I really like how the various Interestings take on different characters because of the people involved and the places where they are. Interesting South, (there've been two now) is an evening thing, because people have better stuff to do in Sydney during the day. Interesting Amsterdam involved lots of sitting on beanbags. (There are videos here.) And now David has announced Interesting New York featuring an incredibly professional-looking website which feels very NY. Anyway, David's looking for speakers etc, you should check it out.
Whenever talk at home turns to the perfect house Anne always mentions Bag End, Bilbo's house from Lord Of The Rings. And you can see her point, it'd be snug and comfortable and probably very sustainable. In fact, if we were still living in Oregon, I can see that we might have been tempted by a place at The Shire. Or end up with somewhere like this fantastic self-built Hobbit style-accommodation in Wales. Personally, as child, I fell in love with the idea of Mole End in The Wind In The Willows:
"directly facing them was Mole's little front door, with`Mole End' painted, in Gothic lettering, over the bell-pull at the side. Mole reached down a lantern from a nail on the wail and lit it, and the Rat, looking round him, saw that they were in a sort of fore-court. A garden-seat stood on one side of the door, and on the other a roller; for the Mole, who was a tidy animal when at home, could not stand having his ground kicked up by other animals into little runs that ended in earth-heaps. On the walls hung wire baskets with ferns in them, alternating with brackets carrying plaster statuary -- Garibaldi, and the infant Samuel, and Queen Victoria, and other heroes of modern Italy. Down on one side of the forecourt ran a skittle-alley, with benches along it and little wooden tables marked with rings that hinted at beer-mugs. In the middle was a small round pond containing gold-fish and surrounded by a cockle-shell border. Out of the centre of the pond rose a fanciful erection clothed in more cockle-shells and topped by a large silvered glass ball that reflected everything all wrong and had a very pleasing effect."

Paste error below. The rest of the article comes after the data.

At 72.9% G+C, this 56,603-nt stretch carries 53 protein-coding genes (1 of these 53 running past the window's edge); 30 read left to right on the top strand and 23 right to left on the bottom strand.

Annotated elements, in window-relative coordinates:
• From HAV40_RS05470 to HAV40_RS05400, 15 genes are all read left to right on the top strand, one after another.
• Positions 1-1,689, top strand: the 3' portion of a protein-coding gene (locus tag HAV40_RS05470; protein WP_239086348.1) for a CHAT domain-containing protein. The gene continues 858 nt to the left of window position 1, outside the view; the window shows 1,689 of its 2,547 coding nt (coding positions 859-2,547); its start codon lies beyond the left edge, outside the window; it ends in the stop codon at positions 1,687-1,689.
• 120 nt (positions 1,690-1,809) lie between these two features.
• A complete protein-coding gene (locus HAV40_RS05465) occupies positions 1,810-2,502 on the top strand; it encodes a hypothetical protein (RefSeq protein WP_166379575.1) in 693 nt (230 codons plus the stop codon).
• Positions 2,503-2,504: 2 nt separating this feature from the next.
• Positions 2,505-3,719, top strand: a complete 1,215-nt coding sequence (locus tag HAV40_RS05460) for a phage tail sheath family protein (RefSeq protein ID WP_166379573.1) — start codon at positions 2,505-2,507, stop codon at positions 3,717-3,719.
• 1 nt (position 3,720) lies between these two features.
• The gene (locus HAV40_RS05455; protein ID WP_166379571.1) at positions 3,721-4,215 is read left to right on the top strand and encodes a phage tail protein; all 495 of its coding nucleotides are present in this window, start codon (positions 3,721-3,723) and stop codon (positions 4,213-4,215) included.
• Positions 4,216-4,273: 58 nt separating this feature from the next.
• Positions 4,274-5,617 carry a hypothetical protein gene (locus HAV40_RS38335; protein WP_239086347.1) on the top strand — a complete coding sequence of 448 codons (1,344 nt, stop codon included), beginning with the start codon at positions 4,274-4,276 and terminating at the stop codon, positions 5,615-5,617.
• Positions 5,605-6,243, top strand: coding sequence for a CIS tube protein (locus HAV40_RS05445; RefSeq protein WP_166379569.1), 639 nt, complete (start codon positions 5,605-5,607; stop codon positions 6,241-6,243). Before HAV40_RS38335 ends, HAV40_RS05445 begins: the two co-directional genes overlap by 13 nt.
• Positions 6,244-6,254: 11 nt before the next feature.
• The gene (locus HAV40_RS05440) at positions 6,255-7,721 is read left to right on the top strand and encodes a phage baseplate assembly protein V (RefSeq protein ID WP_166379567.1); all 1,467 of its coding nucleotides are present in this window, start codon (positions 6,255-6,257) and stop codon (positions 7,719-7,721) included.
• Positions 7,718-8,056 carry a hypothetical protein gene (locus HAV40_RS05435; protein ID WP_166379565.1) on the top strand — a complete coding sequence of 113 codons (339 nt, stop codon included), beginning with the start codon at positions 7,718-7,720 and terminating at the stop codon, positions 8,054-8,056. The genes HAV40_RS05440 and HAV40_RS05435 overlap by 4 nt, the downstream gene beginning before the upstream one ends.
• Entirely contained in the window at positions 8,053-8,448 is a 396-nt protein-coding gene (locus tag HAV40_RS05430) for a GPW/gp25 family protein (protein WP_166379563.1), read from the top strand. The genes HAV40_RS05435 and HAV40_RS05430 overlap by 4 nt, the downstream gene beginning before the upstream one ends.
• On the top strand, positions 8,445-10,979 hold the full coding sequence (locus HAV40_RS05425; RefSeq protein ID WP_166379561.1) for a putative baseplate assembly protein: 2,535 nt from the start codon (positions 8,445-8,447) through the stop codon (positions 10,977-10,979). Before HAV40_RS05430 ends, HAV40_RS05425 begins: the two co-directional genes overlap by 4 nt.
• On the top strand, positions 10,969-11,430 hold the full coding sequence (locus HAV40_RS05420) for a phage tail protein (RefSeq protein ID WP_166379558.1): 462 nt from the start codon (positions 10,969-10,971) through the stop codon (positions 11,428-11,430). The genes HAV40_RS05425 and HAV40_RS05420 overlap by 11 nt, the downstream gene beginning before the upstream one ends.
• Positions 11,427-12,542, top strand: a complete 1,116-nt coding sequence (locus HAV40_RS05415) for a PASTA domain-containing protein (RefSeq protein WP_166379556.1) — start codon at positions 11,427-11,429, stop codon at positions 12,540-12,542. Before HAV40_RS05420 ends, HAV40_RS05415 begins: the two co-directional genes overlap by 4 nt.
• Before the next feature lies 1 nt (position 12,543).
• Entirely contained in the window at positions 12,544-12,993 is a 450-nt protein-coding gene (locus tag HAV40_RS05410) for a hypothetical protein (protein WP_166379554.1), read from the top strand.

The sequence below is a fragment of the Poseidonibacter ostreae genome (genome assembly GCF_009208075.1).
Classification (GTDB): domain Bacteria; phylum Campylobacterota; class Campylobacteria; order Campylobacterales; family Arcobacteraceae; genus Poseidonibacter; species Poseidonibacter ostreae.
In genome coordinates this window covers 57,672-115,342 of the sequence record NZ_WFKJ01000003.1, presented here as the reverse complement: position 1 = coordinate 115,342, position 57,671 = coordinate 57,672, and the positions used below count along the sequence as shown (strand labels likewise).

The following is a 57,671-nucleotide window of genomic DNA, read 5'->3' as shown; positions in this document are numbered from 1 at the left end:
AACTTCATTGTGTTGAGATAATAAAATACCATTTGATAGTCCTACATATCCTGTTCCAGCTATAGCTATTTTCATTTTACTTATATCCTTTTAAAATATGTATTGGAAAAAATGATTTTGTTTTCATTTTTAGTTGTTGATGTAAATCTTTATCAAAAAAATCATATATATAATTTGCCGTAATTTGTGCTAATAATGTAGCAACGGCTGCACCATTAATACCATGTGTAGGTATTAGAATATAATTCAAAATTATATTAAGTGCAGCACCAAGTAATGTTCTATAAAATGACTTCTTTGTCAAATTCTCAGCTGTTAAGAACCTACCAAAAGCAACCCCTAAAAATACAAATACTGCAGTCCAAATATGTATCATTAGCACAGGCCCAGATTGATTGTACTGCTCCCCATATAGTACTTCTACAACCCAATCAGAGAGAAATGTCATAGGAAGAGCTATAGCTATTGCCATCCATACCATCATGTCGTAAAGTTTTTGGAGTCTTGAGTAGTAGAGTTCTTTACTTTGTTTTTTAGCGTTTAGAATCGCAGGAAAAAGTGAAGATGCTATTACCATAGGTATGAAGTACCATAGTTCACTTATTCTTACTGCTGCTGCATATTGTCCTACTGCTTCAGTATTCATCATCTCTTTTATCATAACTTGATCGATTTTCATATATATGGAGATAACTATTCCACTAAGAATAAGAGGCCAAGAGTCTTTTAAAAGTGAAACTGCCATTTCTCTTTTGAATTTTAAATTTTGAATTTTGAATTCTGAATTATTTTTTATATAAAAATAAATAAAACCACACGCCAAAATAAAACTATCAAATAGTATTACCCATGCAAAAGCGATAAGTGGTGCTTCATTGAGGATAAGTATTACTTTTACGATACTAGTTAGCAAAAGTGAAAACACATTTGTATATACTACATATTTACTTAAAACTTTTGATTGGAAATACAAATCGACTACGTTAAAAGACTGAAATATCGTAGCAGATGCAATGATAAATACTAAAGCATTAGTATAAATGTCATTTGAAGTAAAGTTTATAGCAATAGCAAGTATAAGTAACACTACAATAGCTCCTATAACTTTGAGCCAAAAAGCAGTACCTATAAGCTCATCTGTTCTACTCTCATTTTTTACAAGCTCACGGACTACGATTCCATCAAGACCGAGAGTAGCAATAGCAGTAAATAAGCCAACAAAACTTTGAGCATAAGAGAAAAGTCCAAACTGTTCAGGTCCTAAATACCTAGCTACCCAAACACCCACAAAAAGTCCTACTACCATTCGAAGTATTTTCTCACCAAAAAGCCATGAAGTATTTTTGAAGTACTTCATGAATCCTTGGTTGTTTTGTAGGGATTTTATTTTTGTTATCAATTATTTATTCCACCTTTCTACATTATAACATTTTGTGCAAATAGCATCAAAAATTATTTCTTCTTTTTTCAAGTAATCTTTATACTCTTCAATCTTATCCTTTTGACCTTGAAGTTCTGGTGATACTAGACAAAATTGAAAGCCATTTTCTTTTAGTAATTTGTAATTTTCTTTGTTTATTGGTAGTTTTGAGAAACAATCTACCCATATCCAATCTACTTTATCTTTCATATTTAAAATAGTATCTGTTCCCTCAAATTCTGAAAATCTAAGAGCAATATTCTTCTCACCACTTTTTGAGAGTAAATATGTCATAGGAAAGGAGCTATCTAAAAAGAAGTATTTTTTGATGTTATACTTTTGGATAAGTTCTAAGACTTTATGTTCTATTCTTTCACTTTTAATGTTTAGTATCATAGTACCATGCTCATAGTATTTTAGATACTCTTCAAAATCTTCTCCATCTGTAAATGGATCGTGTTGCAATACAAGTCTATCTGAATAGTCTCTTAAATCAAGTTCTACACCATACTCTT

(Who wouldn't want a skittle alley in the house?)
But then, at Disneyland I think I spotted my ideal home - Goofy's House in Toon Town. I know it seems like a deliberately cute, cloyingly affected thing to say, but I just love how it looks. It's captured the essence of 'house' in that unique way that cartoons can do. I know I'm supposed to want to live in some sleek, clean Bauhasy machine for living, but I don't, I want to live somewhere that looks like this, with these sort of details. I want to live somewhere with a sense of humour.
I'm always surprised more architects and designers don't make more of the appeal of these kind of dimensions and aesthetics. They seem happy to use facades and cloaking devices for ordinary interiors but resist the lure of 5/8th's scale, forced perspectives, charm and silliness. I guess the lack of straight-lines doesn't make construction easy. Ikea do some kids furniture which looks a bit like this, and used to sell feet you could add to your tables and chairs, but that's about all I've ever seen. People love Port Merion, people love Disneyland, but no-one ever builds it. Send someone to York Minster and the first things they'll look for are the rude gargoyles.
We went to see Disney's Celebration a few years back, thinking it might be like a version of Toon Town you could live in, but it was more like Poundbury with more flags and more famous architects. There was no sense of fun, nothing playful about the architecture. Very thoughtful, very serious. But surely people are prepared to pay for fun in their houses. So much of these new urban designs are 'false' anyway, fake Georgian, fake thatch, I don't mind that particularly, people like that stuff, but wouldn't they like it more if the faking was done with more charm and humour. That'd be good.